CubanConnectionThe Interesting History of Cuba in the 50’s and 60’s

4.5stars

By William Weyand Turner
Prometheus Books, $25.00, 319 pages

Author William Weyand Turner does a masterful job of showing the reader why the Castro revolt was inevitable and how those in power in the United States continually bumbled any attempt of Cuba to work more closely with their northern neighbor. In 1959, after taking control of Cuba and kicking out the mobsters, Castro toured the US and asked to meet with President Eisenhower who refused and told Vice President Nixon to meet with him instead. The meet did not go well. Upon leaving the meeting Castro was heard to say, “That son-of-a-bitch Nixon, he treated me badly and he’s going to pay for it.” But let’s not get ahead of ourselves. Cuba in the 50’s was the play ground of the rich and controlled by a long list of mobsters, con men and outright criminals. The names are familiar; Charles “Lucky” Luciano (the boss of bosses), Bugsy Siegel and Meyer Lansky. It was a wild time and very few of the Cuban people were being allowed to participate in the freewheeling environment of booze, drugs and sex.

“The upshot of the revolution for the mob was that virtually all Havana’s criminal class – Cuban gangsters, hit men, drug traffickers, Batista remittance men, shakedown artists, and pimps – migrated to Miami.”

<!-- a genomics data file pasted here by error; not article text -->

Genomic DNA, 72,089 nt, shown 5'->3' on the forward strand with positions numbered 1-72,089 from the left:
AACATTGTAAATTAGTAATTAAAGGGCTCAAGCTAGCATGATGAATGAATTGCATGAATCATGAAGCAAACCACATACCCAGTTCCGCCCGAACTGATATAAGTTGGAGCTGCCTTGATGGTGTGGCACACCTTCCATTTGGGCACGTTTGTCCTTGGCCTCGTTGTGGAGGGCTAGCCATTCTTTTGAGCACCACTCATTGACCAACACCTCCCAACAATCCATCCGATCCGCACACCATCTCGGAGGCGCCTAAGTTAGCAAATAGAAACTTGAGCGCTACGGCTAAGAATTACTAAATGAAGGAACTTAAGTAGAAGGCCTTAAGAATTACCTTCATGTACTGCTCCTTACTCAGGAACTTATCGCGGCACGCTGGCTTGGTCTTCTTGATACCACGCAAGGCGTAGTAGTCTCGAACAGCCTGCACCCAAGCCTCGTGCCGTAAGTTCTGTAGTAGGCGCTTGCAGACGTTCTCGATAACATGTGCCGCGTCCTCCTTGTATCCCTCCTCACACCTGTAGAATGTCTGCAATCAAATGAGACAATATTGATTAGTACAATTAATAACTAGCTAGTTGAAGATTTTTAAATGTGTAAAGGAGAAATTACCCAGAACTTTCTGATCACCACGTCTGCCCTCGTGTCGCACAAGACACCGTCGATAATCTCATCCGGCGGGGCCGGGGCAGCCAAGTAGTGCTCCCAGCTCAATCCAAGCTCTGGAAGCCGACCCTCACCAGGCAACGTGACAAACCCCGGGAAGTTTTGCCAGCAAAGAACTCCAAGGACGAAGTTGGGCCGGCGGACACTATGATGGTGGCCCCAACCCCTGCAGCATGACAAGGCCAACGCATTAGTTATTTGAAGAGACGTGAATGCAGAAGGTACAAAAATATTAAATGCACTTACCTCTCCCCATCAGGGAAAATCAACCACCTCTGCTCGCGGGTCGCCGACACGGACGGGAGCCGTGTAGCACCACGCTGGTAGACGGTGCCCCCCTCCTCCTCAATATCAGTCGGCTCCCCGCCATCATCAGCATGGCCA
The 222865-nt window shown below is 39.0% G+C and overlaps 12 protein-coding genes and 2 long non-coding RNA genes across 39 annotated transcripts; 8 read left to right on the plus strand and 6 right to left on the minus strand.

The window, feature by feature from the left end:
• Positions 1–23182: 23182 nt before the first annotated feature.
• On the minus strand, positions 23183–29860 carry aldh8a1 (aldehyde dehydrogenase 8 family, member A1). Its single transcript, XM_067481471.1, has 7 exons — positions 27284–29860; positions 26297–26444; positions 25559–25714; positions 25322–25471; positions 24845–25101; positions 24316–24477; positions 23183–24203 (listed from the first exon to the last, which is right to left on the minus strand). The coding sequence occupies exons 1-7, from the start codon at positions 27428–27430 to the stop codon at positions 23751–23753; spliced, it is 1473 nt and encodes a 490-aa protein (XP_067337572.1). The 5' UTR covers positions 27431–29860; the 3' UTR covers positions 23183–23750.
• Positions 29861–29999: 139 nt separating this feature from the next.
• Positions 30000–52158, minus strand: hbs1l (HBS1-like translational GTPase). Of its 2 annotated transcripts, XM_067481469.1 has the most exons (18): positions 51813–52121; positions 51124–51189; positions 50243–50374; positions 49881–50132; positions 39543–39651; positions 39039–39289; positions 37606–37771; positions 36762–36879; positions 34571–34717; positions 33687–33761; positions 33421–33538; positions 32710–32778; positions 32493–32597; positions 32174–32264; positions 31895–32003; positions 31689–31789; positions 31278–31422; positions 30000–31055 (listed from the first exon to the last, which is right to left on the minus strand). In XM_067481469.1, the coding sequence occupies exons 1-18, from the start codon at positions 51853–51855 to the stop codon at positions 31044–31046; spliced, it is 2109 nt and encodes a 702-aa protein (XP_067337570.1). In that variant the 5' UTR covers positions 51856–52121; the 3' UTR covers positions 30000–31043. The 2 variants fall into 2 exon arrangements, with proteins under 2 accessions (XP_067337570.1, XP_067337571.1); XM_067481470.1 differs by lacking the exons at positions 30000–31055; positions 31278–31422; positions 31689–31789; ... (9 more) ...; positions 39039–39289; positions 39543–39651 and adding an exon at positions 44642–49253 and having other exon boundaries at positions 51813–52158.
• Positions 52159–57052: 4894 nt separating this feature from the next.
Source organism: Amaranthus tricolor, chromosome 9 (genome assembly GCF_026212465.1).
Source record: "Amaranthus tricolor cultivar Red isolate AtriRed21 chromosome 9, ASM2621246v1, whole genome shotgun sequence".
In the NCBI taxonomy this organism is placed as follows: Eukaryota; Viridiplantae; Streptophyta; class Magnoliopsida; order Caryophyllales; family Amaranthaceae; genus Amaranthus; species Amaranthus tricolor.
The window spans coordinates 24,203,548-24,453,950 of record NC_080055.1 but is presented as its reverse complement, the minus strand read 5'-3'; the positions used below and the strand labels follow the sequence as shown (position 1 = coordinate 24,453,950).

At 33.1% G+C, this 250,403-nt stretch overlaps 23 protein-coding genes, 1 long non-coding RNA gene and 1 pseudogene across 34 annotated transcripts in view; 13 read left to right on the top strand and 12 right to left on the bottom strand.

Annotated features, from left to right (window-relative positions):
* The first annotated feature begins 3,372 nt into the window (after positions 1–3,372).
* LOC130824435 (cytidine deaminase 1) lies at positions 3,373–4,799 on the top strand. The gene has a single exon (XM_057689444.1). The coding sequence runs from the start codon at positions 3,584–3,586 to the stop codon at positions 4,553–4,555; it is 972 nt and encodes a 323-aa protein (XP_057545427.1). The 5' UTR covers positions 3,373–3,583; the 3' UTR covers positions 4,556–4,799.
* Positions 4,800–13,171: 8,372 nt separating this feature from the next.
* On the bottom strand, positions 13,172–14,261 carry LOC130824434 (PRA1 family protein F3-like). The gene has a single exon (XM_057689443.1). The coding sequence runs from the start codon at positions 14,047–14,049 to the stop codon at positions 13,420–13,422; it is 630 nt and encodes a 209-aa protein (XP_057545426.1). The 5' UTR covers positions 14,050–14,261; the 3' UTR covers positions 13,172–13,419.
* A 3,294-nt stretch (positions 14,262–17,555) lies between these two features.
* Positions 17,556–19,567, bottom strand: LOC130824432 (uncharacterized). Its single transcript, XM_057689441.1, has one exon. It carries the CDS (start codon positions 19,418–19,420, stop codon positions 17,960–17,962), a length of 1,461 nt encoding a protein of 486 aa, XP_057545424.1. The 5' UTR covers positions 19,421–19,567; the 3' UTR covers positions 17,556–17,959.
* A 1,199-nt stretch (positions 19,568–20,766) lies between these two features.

The book continues to outline the numerous attempts the US made to either assassinate Castro or take over his government. In the 1960’s our deteriorating relationship with Cuba sparked the Bay of Pigs disaster planned by President Jack Kennedy to Operation 40 which was another disastrous attempt to kill Castro. All this lead to the Russian missile crisis in 1963 that nearly started World War Three. Other attempts by the US government to assassinate Castro include; lethal cigars, planting exploding seashells in a scuba diving site, a gift wetsuit impregnated with noxious bacteria and poisoning his food. The sheer ineptitude of the attacks on Cuba and the Cuban government boggle the mind. The book is fascinating and an interesting reading.

Reviewed by Brian Taylor

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